Collins clarified how the park dispatch center operates and how 911 calls are routed. All calls from land lines with a 638 prefix go to the dispatch center, she said. Cell phone 911 calls are answered by the Sheriff's Department, which contracts with the Flagstaff Police Department to dispatch officers. DPS dispatches are handled out of Flagstaff as well.
While Tusayan Fire Chief Robbie Evans said that enhanced 911 is likely to arrive here in the next two years, Collins said that would have to be preceded by an effort to clearly identify and mark addresses for all structures in the area.
Currently, the only identifier park dispatch receives is the caller's telephone number. Collins said that they are urging residents to provide information address, number of people in the home and any special medical considerations that can go into a data base that can be cross referenced in case of an emergency call.
"It's slower than perfect, enhanced 911, but it does help," she said.
Residents wanted to know what crimes were most common. The officers agreed there was a mixture, with a lot of tourist-related crimes of opportunity like theft. They are called often to intervene in fights that break out between families on vacation and to address marijuana smoking in hotel rooms.
"People are here to have a good time. Add alcohol and the highway is ripe for DUI and a lot of other offenses," said Pribil. "This is obviously a major focus with DPS."
Much of the more serious crimes assault and sexual assault, arson, and the infrequent homicide are statistically more likely to be committed by residents
"People look at this as a resort and think that everything is fine, but you have to look at it like a small town with issues typical of a small town," said Pergiel. "There is a surprising number of sexual assaults but it's not out of the average. Most of it is an acquaintance on acquaintance situation."
As far as threats to highway safety, Department of Public Safety Lieutenant Jim Gerard said that on Highway 64, it was mainly the elk and deer who were "guilty of noncompliance" with 68 percent of accidents on the road attributable to animals.
The biggest kill zone is around the airport.
"If you look at the statistics, at (mileposts) 234 and 235, it spikes," he said.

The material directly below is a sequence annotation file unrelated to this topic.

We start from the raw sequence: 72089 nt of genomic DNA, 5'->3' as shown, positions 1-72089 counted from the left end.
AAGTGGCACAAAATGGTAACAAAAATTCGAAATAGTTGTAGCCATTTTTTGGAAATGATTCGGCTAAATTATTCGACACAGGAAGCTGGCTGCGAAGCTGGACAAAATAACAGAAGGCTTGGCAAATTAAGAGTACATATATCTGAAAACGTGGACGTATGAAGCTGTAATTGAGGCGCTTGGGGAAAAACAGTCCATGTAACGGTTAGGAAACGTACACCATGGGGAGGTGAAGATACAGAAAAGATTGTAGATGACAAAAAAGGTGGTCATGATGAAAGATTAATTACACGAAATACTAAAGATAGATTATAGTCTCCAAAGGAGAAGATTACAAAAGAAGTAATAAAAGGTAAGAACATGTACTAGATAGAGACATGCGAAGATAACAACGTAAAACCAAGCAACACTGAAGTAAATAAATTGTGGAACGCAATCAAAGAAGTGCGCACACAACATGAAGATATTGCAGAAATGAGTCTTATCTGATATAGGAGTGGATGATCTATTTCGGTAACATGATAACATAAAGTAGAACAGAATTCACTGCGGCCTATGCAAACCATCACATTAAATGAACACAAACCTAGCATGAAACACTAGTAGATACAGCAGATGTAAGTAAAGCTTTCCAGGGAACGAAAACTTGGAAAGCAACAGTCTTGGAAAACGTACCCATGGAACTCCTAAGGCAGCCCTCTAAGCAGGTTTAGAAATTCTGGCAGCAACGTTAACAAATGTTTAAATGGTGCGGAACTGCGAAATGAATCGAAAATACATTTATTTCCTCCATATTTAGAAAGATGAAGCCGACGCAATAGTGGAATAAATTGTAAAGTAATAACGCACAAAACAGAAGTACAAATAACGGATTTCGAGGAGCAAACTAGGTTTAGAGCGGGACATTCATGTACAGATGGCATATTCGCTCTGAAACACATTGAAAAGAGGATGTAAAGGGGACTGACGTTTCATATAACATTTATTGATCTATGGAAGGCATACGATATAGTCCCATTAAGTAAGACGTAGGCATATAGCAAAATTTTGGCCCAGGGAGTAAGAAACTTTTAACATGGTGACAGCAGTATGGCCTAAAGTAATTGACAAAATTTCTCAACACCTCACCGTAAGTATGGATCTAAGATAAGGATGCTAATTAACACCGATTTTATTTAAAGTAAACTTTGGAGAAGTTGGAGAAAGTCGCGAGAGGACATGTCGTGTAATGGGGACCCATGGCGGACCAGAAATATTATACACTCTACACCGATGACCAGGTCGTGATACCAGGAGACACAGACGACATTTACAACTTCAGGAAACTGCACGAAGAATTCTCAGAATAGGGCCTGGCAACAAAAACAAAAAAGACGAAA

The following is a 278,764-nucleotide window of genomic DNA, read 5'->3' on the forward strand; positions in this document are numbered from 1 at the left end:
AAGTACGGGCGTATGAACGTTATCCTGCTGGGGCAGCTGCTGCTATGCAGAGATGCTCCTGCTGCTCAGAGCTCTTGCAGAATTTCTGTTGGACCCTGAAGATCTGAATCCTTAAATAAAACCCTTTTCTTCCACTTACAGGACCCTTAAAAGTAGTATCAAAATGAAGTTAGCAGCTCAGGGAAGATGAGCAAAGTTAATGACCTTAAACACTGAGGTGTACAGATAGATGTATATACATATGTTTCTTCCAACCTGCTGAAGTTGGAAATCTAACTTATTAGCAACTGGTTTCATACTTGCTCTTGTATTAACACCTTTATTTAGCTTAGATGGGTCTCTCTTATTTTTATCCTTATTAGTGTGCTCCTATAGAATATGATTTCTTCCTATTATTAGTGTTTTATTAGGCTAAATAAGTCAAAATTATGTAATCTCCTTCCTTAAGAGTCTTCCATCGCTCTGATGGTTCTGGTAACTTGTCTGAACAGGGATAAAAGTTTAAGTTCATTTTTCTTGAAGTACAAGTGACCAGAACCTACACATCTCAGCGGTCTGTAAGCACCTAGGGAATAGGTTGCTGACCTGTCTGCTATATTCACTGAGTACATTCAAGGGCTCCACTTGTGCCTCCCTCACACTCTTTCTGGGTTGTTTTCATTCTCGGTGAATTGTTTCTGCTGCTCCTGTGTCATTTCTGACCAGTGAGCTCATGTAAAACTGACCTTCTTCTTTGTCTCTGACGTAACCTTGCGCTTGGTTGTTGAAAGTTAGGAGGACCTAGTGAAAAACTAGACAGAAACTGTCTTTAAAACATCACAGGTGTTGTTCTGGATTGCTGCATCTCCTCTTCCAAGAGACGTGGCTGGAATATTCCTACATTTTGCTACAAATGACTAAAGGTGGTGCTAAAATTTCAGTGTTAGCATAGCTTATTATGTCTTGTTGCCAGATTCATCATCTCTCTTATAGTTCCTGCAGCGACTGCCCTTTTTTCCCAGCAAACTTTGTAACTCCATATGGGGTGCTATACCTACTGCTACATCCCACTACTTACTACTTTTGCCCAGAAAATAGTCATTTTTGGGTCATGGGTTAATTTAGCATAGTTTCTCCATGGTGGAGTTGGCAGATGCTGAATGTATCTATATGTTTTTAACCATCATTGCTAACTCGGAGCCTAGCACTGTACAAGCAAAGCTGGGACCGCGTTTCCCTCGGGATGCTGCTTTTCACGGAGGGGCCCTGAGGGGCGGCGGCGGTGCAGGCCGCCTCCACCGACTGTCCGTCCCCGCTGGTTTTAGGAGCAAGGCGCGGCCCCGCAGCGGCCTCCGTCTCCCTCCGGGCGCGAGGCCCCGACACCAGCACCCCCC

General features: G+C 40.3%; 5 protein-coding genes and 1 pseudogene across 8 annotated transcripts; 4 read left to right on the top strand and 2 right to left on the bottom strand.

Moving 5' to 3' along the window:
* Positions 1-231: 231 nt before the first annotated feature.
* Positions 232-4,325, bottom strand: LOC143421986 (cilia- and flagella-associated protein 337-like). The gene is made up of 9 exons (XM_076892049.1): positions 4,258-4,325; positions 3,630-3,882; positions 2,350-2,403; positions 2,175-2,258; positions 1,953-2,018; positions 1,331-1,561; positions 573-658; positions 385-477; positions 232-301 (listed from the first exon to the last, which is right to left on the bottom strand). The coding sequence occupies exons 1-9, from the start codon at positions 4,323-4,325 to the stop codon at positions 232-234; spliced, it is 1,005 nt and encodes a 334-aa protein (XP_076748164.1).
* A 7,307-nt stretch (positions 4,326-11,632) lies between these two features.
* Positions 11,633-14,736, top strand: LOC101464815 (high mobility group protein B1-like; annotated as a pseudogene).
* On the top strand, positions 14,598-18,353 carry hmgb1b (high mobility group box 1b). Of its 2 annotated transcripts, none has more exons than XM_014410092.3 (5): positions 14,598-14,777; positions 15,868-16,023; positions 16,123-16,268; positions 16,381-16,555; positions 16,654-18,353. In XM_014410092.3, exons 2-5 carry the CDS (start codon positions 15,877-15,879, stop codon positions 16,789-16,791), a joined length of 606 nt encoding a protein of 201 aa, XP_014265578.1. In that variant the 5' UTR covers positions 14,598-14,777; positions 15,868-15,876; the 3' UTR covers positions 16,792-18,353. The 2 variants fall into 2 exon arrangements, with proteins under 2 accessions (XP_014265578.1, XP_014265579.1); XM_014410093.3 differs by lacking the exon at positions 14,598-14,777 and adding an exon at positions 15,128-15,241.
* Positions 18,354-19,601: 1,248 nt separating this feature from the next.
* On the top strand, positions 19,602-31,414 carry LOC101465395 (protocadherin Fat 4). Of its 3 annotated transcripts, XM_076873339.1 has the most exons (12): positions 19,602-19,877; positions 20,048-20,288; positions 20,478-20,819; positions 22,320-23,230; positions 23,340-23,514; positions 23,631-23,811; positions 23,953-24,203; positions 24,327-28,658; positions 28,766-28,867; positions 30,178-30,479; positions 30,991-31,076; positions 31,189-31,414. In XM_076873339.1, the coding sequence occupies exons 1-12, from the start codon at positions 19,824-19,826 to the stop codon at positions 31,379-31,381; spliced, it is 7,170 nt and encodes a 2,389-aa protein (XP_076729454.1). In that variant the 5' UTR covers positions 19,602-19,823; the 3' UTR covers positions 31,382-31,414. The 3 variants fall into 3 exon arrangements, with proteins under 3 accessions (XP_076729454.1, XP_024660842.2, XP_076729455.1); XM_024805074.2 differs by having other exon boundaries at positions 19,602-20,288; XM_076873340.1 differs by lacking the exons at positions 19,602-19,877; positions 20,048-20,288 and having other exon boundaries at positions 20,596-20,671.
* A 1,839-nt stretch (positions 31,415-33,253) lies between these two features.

Another big risk on the roads, according to DPS officer Shawn Shields, is people who haven't gotten enough sleep. "People have no concept of how far it is to drive from Vegas to here," he said. "It's a big problem for us."
Resident John Vail asked if any plans were in the works for passing lanes. Shields said that the Arizona Department of Transportation just awarded a contract to add lanes from the power lines north of Valle to milepost 220. That project is expected to begin in June.
While there has been discussion for at least a decade about making Highway 64 a divided four-lane highway, that has failed to move forward because of other priorities in the state.
"If you look at here and then at Phoenix and the freeways down there, that on the 101 there is a fatal almost every day, that kind of puts things into perspective when looking at improvement," said Girard.
Bryan asked what local businesses could do to help law enforcement do their job.
Blasi said that he would welcome an opportunity to speak at orientations for new employees "to enlighten and educate them on conduct and regulations in the forest. It helps me tremendously not to have to go out and pick up beer bottles on a regular basis."
New Deputy Robert Gambee said that if all employers conducted drug screening, it would address local drug problems.
"It's a big problem in town," he said. "Business owners have said that if they drug test, they're going to lose all their employees but if it's let go, it gets worse and worse."
Pergiel said that he invites business owners to communicate with him right away when they have concerns.
"If there is a problem, I prefer to hear about it immediately rather than letting it build and letting frustrations build over time," he said.